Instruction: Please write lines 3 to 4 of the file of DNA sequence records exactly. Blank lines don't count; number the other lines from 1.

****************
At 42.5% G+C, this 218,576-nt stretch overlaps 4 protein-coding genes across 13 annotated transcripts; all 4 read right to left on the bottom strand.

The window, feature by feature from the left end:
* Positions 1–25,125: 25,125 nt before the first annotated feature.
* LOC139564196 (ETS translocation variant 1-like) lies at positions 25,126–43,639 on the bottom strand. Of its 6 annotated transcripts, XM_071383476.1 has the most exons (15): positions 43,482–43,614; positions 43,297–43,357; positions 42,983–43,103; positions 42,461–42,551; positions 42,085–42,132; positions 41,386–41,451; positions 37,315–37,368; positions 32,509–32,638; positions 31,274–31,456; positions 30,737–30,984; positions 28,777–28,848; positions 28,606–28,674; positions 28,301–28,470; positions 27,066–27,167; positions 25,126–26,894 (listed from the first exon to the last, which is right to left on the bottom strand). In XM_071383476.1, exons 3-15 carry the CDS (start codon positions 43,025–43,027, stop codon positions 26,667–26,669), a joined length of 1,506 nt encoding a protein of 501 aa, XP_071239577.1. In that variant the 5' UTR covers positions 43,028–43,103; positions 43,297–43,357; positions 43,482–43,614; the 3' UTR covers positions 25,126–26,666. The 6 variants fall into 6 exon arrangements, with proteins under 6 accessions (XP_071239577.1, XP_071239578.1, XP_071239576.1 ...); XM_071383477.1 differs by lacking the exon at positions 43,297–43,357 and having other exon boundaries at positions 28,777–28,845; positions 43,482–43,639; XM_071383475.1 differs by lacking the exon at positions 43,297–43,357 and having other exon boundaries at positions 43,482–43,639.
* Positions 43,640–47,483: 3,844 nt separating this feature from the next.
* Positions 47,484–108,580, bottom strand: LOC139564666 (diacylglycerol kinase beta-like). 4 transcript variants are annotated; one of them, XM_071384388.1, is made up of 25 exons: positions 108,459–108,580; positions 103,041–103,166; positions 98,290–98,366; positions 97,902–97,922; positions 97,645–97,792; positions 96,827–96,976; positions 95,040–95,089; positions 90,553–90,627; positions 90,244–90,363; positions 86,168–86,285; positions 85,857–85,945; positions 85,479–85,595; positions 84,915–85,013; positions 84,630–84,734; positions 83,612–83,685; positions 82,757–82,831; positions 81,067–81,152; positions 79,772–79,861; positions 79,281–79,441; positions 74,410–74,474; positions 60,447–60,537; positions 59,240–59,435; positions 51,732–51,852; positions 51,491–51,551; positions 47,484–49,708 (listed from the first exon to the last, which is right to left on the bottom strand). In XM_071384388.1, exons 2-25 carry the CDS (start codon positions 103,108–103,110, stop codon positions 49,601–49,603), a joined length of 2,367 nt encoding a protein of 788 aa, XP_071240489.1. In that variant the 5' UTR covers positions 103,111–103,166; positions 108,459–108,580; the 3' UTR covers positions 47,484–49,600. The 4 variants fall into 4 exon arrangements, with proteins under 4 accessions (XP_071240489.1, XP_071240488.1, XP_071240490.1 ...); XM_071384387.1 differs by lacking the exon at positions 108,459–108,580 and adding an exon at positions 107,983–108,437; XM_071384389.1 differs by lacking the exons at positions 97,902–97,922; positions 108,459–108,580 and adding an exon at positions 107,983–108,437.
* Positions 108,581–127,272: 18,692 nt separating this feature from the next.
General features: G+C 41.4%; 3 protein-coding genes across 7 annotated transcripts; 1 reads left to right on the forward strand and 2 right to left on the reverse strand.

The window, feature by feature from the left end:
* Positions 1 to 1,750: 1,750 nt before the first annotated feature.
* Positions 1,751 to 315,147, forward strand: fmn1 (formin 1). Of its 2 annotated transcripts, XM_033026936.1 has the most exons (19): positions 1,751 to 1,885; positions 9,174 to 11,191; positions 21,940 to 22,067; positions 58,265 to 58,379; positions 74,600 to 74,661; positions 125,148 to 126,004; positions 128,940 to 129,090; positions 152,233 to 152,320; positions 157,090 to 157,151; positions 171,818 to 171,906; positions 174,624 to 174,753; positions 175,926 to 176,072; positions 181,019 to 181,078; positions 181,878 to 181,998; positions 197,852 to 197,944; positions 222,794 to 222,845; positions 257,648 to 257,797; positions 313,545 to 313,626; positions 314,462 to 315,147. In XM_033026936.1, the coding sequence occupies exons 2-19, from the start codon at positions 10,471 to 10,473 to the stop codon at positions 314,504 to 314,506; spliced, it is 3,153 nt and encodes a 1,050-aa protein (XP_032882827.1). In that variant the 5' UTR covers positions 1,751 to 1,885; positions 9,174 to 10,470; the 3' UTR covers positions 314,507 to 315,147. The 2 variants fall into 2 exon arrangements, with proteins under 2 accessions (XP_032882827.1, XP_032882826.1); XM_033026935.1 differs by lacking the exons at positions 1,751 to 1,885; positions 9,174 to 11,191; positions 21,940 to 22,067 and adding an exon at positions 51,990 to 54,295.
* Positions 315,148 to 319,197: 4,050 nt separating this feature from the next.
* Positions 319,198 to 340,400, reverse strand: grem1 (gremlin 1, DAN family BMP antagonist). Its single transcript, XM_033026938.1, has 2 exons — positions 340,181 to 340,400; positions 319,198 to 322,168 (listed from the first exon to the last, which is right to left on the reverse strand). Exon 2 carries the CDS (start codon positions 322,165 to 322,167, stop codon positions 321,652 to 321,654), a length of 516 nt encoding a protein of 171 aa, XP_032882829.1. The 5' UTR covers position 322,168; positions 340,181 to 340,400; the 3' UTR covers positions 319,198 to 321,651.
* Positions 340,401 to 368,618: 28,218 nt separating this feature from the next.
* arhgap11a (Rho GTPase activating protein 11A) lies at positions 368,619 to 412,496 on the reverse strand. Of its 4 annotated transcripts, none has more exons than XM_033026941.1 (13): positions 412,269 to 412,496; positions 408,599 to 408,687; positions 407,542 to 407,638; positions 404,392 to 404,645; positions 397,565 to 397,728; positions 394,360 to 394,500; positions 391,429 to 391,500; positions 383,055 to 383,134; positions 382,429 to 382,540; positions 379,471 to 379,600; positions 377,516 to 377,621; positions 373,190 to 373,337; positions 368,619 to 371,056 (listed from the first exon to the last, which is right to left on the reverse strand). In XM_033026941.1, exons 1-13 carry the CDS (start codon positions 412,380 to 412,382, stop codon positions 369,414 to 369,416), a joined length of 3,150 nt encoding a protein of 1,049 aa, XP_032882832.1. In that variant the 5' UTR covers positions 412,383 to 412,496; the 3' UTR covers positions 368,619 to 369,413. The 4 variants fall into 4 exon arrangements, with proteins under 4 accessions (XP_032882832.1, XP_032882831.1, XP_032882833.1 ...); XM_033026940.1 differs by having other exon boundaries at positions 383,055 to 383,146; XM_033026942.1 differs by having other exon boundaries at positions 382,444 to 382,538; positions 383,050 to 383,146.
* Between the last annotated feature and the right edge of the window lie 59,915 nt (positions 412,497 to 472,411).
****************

* Positions 1–25,125: 25,125 nt before the first annotated feature.
* LOC139564196 (ETS translocation variant 1-like) lies at positions 25,126–43,639 on the bottom strand. Of its 6 annotated transcripts, XM_071383476.1 has the most exons (15): positions 43,482–43,614; positions 43,297–43,357; positions 42,983–43,103; positions 42,461–42,551; positions 42,085–42,132; positions 41,386–41,451; positions 37,315–37,368; positions 32,509–32,638; positions 31,274–31,456; positions 30,737–30,984; positions 28,777–28,848; positions 28,606–28,674; positions 28,301–28,470; positions 27,066–27,167; positions 25,126–26,894 (listed from the first exon to the last, which is right to left on the bottom strand). In XM_071383476.1, exons 3-15 carry the CDS (start codon positions 43,025–43,027, stop codon positions 26,667–26,669), a joined length of 1,506 nt encoding a protein of 501 aa, XP_071239577.1. In that variant the 5' UTR covers positions 43,028–43,103; positions 43,297–43,357; positions 43,482–43,614; the 3' UTR covers positions 25,126–26,666. The 6 variants fall into 6 exon arrangements, with proteins under 6 accessions (XP_071239577.1, XP_071239578.1, XP_071239576.1 ...); XM_071383477.1 differs by lacking the exon at positions 43,297–43,357 and having other exon boundaries at positions 28,777–28,845; positions 43,482–43,639; XM_071383475.1 differs by lacking the exon at positions 43,297–43,357 and having other exon boundaries at positions 43,482–43,639.